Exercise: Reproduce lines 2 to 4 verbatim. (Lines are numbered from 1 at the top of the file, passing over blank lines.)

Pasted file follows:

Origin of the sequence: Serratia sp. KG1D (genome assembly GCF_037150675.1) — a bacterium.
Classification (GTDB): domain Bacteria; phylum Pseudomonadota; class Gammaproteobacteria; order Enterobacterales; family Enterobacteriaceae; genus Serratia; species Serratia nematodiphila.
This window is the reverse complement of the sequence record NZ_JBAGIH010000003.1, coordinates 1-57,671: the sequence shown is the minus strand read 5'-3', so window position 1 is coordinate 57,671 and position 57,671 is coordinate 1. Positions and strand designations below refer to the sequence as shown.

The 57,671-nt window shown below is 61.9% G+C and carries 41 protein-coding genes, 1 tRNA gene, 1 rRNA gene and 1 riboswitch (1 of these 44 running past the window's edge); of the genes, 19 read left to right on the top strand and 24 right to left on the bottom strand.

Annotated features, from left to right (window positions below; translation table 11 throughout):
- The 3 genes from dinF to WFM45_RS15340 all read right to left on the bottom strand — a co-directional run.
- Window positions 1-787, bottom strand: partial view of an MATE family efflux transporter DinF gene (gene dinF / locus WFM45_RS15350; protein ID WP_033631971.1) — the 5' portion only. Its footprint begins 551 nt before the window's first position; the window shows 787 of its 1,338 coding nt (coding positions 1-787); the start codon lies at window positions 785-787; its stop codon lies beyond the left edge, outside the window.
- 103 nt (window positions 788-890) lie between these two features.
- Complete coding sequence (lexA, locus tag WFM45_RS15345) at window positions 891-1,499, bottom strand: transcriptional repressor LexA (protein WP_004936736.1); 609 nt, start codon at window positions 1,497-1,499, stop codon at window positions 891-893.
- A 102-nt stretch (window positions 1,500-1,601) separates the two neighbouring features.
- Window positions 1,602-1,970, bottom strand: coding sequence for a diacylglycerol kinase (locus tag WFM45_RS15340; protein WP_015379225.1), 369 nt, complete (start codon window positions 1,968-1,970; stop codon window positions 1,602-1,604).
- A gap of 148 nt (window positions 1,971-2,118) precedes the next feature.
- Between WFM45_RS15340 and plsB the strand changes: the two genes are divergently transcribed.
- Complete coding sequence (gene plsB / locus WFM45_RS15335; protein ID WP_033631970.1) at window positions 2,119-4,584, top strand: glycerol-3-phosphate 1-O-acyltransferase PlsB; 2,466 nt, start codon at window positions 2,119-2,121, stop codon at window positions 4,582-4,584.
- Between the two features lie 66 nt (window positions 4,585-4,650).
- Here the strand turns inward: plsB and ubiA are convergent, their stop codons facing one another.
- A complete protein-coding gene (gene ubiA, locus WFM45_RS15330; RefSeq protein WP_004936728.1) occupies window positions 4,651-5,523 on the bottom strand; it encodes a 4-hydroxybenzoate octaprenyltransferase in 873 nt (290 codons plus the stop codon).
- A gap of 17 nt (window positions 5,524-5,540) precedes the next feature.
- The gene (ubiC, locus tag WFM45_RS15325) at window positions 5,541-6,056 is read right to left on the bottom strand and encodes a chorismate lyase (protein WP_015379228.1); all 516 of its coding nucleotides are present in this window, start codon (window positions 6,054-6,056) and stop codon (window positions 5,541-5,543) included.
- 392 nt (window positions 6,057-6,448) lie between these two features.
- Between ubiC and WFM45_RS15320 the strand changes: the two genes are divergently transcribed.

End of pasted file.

Classification (GTDB): domain Bacteria; phylum Pseudomonadota; class Gammaproteobacteria; order Enterobacterales; family Enterobacteriaceae; genus Serratia; species Serratia nematodiphila.
This window is the reverse complement of the sequence record NZ_JBAGIH010000003.1, coordinates 1-57,671: the sequence shown is the minus strand read 5'-3', so window position 1 is coordinate 57,671 and position 57,671 is coordinate 1. Positions and strand designations below refer to the sequence as shown.

The 57,671-nt window shown below is 61.9% G+C and carries 41 protein-coding genes, 1 tRNA gene, 1 rRNA gene and 1 riboswitch (1 of these 44 running past the window's edge); of the genes, 19 read left to right on the top strand and 24 right to left on the bottom strand.